Saturday, August 2, 2008

The Griffey Era

I wish I had kept the ticket stub.

I was privileged to see Ken Griffey Jr. hit his 606th HR several weeks back, a no-doubter to right field against San Diego. Little did I know it would be his second to last in Great American Ballpark.

I'm a pretty die-hard Reds and Bengals fan. As a kid, when either team had their first loss of the season (sometimes, that happened pretty quickly), I was so worked up I couldn't sleep that night. I think I didn't sleep for several when the Doug Flutie-led (and not very impressive at the time) Patriots broke up what I was sure would be our undefeated Bengals season (we were 6-0 at that point) in the great 1989 season.

And when the Reds made it to the World Series in 1990, I promised all my college classmates that the Reds would take Oakland in 5. I blew a big red horn out my window with each victory, to the point that a lacrosse player in my dorm threatened to get physical. It's a good thing they won in four.

All that being said, it is indeed a bittersweet end to the Griffey era. While I, as much as any fan, was frustrated that injuries and a lack of surrounding talent kept him from being all he was in Seattle, I was lucky to have watched one of the all-time greats play for eight years.

In the end, much of the frustration came, ironically, from the fact that Griffey physically slowed and repeatedly injured himself over time, while other players in their late 30s seemed to bloom and stay as strong as ever. Well, now we know why! While he was aging naturally like most of us, the others of his caliber were cheating. And I hope Griffey's long-term legacy will be that he achieved greatness the right way.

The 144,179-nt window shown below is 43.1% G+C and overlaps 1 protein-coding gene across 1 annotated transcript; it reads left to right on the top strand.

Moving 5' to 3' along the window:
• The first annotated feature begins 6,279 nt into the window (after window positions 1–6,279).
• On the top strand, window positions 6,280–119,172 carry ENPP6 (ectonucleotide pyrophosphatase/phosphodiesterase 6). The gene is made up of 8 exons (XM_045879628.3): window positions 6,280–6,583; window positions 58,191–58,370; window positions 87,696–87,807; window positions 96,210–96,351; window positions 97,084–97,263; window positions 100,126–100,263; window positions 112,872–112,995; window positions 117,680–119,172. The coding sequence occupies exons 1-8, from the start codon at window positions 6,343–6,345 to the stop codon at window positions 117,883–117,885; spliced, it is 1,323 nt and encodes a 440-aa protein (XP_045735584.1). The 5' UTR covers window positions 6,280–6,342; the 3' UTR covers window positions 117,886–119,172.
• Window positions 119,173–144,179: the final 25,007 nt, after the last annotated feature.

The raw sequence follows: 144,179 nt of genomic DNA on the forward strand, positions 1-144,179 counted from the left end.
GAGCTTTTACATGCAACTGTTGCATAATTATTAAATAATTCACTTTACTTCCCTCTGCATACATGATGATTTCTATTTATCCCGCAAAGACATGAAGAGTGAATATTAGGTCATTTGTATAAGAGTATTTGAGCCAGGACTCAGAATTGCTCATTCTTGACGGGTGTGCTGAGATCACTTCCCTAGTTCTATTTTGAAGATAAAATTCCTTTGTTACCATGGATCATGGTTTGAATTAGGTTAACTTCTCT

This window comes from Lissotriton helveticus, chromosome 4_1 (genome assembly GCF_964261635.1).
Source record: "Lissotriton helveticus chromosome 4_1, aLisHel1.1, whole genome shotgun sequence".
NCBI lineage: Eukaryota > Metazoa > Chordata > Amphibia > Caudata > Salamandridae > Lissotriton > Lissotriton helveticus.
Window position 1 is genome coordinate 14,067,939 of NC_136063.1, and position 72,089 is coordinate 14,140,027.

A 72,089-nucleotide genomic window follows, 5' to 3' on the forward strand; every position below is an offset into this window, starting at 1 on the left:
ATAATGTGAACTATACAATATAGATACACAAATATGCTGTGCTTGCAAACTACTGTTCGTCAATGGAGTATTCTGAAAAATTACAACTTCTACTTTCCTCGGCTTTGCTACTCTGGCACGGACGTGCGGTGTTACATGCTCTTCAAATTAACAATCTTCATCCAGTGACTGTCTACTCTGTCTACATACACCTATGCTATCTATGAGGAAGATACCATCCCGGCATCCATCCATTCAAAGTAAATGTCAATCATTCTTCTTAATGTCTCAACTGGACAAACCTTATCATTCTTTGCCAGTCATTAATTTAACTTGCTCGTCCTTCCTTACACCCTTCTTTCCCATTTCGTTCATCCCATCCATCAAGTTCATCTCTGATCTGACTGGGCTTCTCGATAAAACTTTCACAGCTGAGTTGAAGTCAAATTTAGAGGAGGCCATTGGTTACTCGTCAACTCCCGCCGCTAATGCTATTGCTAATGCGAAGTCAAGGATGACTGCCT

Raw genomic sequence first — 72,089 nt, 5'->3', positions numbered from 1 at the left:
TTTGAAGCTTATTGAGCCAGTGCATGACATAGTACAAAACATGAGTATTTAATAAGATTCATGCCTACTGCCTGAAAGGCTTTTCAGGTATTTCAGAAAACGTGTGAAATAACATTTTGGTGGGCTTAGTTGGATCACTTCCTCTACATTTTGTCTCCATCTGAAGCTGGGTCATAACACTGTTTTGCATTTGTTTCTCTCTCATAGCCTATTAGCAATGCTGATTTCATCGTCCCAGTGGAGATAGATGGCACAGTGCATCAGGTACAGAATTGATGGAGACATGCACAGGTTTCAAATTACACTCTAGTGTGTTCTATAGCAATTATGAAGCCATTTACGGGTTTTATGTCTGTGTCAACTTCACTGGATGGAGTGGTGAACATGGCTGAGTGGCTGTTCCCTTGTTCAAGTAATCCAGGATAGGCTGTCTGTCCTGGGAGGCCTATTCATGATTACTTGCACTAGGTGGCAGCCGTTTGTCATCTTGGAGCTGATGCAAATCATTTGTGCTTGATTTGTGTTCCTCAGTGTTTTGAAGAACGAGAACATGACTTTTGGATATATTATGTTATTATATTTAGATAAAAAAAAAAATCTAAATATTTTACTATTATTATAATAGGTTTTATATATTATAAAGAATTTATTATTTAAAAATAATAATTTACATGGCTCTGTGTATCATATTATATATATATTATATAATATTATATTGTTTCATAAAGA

If the White Sox make the playoffs and the Reds don't, I will be cheering for him to win his first World Series. And I know I won't be alone. He is, after all, a Cincinnatian.

And as a Cincinnatian myself, I will be cheering hard as we begin the Jay Bruce, Brandon Phillips and Edinson Volquez era. How great will it be as we open "the Banks" in the coming years to have winning baseball at the same time.

Hope does indeed spring eternal.


Anonymous said...


I agree completely.

Normally, when someone gets hurt or is suffering people exercise some empathy. It was really sad to see certain broadcasters attack Griffey with such vigor - as if he had control over these mishaps.

I feel a little ashamed of the way we treated him during and because of his hardships.

(Don't even get me started on the media's treatment of Chad - that goes back to day one)

Anonymous said...

You didn't keep the ticket stub?!

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